Historic Yarmouth building gets an outdoor makeover
PUBLISHED: 16:31 05 September 2011
Archant Norfolk Photographic © 2011
A GREAT Yarmouth building steeped in history has undergone a transformation thanks to its current architectural tenants.
The Paul Robinson Partnership has spruced up the garden and carried out much-needed restoration work on The Old Vicarage, which is situated close to one the oldest parts of Yarmouth, near St Nicholas Church.
The architectural firm, based at the Old Vicarage, has reinstated Georgian style railings on the boundary wall and landscaped the front garden to include new turf, hedging, a landscaped border and selection of contemporary pots.
Eleanor Hacon is an architectural technician for the Paul Robinson partnership and is currently completing the final part of her BSC degree in Landscape Architecture.
She provided the landscape design for the garden, which has a modern style planting scheme featuring a herbaceous perennial border with ornamental grasses and a contemporary take on formal hedging.
She said: “We wanted to carry out this work to promote the benefits of landscape design.
“We also wanted to bring the frontage back to its original status. The new Georgian style railings have been installed under the supervision of our in-house conservation assistant.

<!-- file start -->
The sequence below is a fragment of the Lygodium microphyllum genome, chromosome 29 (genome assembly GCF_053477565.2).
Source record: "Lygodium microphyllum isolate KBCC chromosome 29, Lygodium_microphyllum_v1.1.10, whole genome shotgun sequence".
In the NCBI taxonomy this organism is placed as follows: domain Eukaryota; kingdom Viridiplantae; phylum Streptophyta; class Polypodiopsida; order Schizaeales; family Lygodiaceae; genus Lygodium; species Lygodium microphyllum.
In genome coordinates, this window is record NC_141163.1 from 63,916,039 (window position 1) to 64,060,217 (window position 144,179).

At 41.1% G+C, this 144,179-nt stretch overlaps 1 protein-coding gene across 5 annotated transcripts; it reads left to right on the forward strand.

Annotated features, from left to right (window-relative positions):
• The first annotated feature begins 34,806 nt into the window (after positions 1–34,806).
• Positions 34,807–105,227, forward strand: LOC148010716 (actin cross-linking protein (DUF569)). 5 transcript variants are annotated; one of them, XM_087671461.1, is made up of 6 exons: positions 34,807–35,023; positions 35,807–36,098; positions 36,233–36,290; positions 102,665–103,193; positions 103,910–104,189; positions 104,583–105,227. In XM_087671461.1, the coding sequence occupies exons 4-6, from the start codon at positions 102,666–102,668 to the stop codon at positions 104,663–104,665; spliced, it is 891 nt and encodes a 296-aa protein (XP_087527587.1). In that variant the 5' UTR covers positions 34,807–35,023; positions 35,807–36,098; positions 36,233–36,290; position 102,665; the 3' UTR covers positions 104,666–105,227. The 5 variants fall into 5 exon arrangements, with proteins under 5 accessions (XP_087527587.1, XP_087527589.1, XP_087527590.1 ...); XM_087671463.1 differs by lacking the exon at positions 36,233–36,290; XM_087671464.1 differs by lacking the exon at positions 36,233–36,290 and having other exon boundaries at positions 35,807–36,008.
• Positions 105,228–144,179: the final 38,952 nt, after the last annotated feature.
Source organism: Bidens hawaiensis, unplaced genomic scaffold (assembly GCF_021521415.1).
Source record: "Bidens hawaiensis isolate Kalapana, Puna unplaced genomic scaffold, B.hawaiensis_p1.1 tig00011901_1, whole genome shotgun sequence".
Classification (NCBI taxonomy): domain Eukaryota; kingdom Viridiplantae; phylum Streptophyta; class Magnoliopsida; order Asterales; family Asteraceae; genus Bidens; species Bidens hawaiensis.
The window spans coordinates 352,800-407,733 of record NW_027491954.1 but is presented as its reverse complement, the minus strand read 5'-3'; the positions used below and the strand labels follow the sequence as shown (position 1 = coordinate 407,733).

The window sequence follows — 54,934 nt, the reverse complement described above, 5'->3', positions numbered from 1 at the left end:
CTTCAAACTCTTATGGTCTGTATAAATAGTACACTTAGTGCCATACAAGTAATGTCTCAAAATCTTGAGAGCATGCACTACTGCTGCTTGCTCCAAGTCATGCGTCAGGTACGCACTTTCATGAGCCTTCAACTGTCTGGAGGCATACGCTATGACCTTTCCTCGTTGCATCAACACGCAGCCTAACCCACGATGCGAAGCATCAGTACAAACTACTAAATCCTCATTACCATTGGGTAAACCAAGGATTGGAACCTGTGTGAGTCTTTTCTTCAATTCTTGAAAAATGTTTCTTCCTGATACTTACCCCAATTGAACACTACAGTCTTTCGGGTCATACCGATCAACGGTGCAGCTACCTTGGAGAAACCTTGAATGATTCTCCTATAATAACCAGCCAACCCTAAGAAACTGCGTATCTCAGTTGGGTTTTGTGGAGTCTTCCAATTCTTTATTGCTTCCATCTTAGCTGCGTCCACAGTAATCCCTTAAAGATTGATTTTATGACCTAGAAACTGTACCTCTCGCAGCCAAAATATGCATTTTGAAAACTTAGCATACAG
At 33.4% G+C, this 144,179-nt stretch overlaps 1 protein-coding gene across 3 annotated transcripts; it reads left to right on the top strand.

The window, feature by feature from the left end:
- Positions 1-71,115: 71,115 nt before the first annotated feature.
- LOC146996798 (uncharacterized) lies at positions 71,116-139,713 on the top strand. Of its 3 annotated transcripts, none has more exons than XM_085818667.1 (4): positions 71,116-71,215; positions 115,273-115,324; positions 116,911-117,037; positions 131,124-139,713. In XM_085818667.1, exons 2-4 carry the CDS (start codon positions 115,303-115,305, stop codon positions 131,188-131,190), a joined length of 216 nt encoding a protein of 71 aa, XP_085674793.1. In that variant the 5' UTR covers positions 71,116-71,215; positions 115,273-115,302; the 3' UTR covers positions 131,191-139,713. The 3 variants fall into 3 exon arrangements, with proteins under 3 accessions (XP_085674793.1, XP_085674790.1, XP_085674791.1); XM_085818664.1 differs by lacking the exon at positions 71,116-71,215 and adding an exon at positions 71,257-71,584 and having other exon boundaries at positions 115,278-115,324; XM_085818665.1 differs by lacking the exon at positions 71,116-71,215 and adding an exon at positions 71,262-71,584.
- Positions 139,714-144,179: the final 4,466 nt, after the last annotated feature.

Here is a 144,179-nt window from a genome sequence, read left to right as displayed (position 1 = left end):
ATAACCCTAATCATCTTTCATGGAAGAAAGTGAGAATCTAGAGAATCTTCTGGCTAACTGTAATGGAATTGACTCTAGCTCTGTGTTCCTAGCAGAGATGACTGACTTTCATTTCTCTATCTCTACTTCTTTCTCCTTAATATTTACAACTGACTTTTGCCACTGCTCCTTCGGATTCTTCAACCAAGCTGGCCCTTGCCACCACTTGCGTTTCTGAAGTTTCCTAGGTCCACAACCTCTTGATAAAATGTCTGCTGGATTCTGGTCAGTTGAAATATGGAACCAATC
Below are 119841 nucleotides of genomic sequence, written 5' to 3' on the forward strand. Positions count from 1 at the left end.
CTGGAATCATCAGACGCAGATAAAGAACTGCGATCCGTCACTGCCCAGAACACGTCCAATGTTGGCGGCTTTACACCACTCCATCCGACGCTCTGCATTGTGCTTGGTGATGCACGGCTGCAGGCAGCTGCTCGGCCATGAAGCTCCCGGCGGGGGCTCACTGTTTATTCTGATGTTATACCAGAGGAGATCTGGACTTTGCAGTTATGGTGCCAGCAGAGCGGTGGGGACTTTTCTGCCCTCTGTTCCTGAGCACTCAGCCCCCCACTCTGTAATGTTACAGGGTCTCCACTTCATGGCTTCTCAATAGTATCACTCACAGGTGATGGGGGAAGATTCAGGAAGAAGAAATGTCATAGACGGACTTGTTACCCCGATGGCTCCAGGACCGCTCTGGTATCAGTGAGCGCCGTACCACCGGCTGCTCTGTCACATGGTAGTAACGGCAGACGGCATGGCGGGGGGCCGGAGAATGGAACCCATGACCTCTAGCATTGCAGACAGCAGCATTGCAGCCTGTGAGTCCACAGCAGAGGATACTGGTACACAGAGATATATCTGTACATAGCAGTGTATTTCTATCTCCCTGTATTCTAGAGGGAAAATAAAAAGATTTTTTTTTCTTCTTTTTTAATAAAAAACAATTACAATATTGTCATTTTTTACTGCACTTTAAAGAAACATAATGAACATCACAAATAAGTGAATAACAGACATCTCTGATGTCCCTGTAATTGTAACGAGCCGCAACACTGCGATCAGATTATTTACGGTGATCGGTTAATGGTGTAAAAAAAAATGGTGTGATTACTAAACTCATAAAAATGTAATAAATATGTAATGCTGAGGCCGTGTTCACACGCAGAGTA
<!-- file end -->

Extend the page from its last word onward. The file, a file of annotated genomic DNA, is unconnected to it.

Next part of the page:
“An old section of railings – albeit small – gave clues to the original design.
“Our conservationist used this and research of various sources to produce a design and agree the proposals with the local authorities conservation officer.
“Sources included 18th century etchings, and 19th century and early 20th century photographs of the front of the building.
“The railings have brought back the original elevation treatment of the building and helped restore the presence of the Old Vicarage within Church Plain.”
A blue plaque was recently erected on the front of the building in memory of illustrious surgeon Sir Astley Cooper.
Sir Astley Paston Cooper, born in Brooke, Norfolk, in 1768, was renowned for his work as a surgeon and spent his early years in Yarmouth.
He won the Royal Society’s Copley Medal for his research for a paper on hearing acuity in two patients with perforated ear drums – the first time the condition had been prescribed.
He became the most famous surgical teacher in Europe and in 1813 became Professor of Anatomy at the Royal College of Surgeons.
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